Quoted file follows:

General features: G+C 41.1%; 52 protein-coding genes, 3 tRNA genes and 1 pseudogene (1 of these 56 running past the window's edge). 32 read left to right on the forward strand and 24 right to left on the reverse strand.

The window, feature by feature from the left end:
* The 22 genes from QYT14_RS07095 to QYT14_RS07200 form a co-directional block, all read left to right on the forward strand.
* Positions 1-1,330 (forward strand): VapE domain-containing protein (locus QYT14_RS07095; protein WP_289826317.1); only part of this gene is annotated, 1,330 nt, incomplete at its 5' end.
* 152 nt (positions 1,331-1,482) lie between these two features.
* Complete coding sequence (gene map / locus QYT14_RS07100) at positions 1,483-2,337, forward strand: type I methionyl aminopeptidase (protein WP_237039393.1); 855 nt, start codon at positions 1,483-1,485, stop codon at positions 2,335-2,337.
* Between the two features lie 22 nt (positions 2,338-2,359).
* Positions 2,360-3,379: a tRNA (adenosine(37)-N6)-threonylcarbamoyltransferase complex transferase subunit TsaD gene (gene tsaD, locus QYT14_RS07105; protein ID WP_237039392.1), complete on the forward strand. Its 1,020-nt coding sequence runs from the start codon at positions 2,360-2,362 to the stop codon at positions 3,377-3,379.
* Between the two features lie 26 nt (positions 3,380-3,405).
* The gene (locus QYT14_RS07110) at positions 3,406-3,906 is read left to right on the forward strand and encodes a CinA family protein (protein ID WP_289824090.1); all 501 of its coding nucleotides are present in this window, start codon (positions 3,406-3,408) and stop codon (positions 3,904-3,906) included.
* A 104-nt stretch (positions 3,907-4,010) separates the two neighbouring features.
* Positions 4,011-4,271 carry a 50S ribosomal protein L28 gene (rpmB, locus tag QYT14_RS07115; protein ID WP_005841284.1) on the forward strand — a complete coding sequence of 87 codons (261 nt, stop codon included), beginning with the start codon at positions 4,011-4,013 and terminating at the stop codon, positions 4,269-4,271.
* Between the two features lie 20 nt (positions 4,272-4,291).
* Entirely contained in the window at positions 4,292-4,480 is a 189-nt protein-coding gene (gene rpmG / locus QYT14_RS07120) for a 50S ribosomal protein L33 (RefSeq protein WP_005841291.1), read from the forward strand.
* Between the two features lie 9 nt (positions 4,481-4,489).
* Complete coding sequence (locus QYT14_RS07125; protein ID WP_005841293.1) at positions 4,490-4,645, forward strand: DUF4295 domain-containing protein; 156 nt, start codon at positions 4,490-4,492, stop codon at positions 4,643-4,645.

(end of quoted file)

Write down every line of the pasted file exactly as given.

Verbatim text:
General features: G+C 41.1%; 52 protein-coding genes, 3 tRNA genes and 1 pseudogene (1 of these 56 running past the window's edge). 32 read left to right on the forward strand and 24 right to left on the reverse strand.

The window, feature by feature from the left end:
* The 22 genes from QYT14_RS07095 to QYT14_RS07200 form a co-directional block, all read left to right on the forward strand.
* Positions 1-1,330 (forward strand): VapE domain-containing protein (locus QYT14_RS07095; protein WP_289826317.1); only part of this gene is annotated, 1,330 nt, incomplete at its 5' end.
* 152 nt (positions 1,331-1,482) lie between these two features.
* Complete coding sequence (gene map / locus QYT14_RS07100) at positions 1,483-2,337, forward strand: type I methionyl aminopeptidase (protein WP_237039393.1); 855 nt, start codon at positions 1,483-1,485, stop codon at positions 2,335-2,337.
* Between the two features lie 22 nt (positions 2,338-2,359).
* Positions 2,360-3,379: a tRNA (adenosine(37)-N6)-threonylcarbamoyltransferase complex transferase subunit TsaD gene (gene tsaD, locus QYT14_RS07105; protein ID WP_237039392.1), complete on the forward strand. Its 1,020-nt coding sequence runs from the start codon at positions 2,360-2,362 to the stop codon at positions 3,377-3,379.
* Between the two features lie 26 nt (positions 3,380-3,405).
* The gene (locus QYT14_RS07110) at positions 3,406-3,906 is read left to right on the forward strand and encodes a CinA family protein (protein ID WP_289824090.1); all 501 of its coding nucleotides are present in this window, start codon (positions 3,406-3,408) and stop codon (positions 3,904-3,906) included.
* A 104-nt stretch (positions 3,907-4,010) separates the two neighbouring features.
* Positions 4,011-4,271 carry a 50S ribosomal protein L28 gene (rpmB, locus tag QYT14_RS07115; protein ID WP_005841284.1) on the forward strand — a complete coding sequence of 87 codons (261 nt, stop codon included), beginning with the start codon at positions 4,011-4,013 and terminating at the stop codon, positions 4,269-4,271.
* Between the two features lie 20 nt (positions 4,272-4,291).
* Entirely contained in the window at positions 4,292-4,480 is a 189-nt protein-coding gene (gene rpmG / locus QYT14_RS07120) for a 50S ribosomal protein L33 (RefSeq protein WP_005841291.1), read from the forward strand.
* Between the two features lie 9 nt (positions 4,481-4,489).
* Complete coding sequence (locus QYT14_RS07125; protein ID WP_005841293.1) at positions 4,490-4,645, forward strand: DUF4295 domain-containing protein; 156 nt, start codon at positions 4,490-4,492, stop codon at positions 4,643-4,645.